I am an assistant professor in the department of Philosophy and Politics at the University of Idaho. From 2015-2017 I was the Post-doctoral Research Fellow on the project on Humility and Conviction in Public Life at the Humanities Institute at the University of Connecticut. I spent the 2014-2015 academic year in the philosophy department at Northwestern University as a pre-doctoral fellow in their Mellon Sawyer Seminar entitled Theoretical Issues in Social Epistemology. I earned my PhD from the philosophy department at the University of Connecticut in April 2015. I was also a member of UConn's Expression, Communication, and the Origins of Meaning (ECOM) research group.
My research focuses on the effects of social position and power on testimonial knowledge transmission and on conversation. This project aims to correct a glaring flaw in previous accounts, namely, that such accounts rely upon unreasonable idealizations of the social situation at hand. In my dissertation, I offer a new account according to which a speaker’s ability to testify depends on what changes she can make in the perceptions of her hearers. In current work, I'm interested in epistemic labor, disagreement, and epistemic and communicative injustice.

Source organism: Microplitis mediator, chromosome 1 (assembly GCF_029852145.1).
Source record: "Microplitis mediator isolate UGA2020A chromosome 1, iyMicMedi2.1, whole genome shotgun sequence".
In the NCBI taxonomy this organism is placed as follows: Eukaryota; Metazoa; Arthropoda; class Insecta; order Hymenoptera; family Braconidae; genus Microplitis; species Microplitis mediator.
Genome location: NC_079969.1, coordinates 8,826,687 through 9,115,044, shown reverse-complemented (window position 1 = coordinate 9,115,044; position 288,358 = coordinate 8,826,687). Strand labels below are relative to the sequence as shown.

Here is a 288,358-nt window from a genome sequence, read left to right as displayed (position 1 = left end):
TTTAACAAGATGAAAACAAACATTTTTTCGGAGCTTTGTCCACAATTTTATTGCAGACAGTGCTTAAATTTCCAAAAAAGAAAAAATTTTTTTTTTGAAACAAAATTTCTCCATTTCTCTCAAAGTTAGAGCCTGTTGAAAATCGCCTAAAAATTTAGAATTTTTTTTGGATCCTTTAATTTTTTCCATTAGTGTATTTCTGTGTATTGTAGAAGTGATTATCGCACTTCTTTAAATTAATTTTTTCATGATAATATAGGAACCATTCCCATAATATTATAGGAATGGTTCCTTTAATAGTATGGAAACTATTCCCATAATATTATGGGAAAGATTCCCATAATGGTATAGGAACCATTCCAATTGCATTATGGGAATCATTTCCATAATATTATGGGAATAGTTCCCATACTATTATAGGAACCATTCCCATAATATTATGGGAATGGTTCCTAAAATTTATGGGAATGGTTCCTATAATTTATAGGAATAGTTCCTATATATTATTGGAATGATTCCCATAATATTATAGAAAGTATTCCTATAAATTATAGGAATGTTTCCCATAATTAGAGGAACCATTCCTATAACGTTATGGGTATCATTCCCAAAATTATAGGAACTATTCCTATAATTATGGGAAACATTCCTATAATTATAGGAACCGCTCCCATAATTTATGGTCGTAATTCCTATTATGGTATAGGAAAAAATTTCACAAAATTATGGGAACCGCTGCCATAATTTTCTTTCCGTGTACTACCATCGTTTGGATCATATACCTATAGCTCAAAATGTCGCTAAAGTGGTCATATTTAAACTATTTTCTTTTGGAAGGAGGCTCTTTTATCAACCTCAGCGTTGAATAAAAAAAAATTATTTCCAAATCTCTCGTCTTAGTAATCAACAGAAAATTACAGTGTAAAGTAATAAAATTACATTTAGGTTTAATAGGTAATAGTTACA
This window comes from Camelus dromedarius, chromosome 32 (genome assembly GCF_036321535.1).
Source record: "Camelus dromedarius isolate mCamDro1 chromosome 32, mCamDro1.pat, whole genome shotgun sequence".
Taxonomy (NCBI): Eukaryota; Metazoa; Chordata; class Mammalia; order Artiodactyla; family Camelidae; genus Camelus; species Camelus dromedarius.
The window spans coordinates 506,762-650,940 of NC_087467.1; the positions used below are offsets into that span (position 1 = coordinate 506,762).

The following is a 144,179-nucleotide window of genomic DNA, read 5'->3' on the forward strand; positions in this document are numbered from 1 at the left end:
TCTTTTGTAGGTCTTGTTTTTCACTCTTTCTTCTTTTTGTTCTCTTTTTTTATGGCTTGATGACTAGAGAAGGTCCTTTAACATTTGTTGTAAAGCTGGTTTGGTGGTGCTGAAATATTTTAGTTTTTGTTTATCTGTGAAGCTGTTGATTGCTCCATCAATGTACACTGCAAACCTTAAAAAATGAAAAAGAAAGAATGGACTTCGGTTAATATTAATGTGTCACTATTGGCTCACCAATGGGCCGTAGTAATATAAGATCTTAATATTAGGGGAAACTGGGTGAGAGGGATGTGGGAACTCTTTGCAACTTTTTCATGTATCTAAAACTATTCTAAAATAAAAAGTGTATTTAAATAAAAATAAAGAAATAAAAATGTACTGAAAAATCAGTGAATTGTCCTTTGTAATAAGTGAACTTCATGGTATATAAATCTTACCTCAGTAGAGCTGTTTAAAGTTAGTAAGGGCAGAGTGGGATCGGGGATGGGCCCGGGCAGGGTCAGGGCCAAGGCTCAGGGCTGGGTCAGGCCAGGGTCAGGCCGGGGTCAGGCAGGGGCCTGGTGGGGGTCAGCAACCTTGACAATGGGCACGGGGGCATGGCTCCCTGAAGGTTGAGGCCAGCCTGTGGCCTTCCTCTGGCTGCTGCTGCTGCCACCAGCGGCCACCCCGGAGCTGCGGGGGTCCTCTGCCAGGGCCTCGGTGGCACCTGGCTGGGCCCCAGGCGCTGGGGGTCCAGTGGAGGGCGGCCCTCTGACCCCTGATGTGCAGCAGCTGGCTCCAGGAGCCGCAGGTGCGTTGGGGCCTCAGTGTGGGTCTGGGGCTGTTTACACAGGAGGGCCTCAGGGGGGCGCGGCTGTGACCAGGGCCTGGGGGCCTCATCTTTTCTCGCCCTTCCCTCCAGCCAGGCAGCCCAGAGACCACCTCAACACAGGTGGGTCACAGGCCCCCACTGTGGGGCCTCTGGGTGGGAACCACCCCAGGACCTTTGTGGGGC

I recently edited a volume with contributions from some very impressive philosophers (and me) entitled Voicing Dissent: the Ethics and Epistemology of Making Disagreement Public. The book was published by Routledge.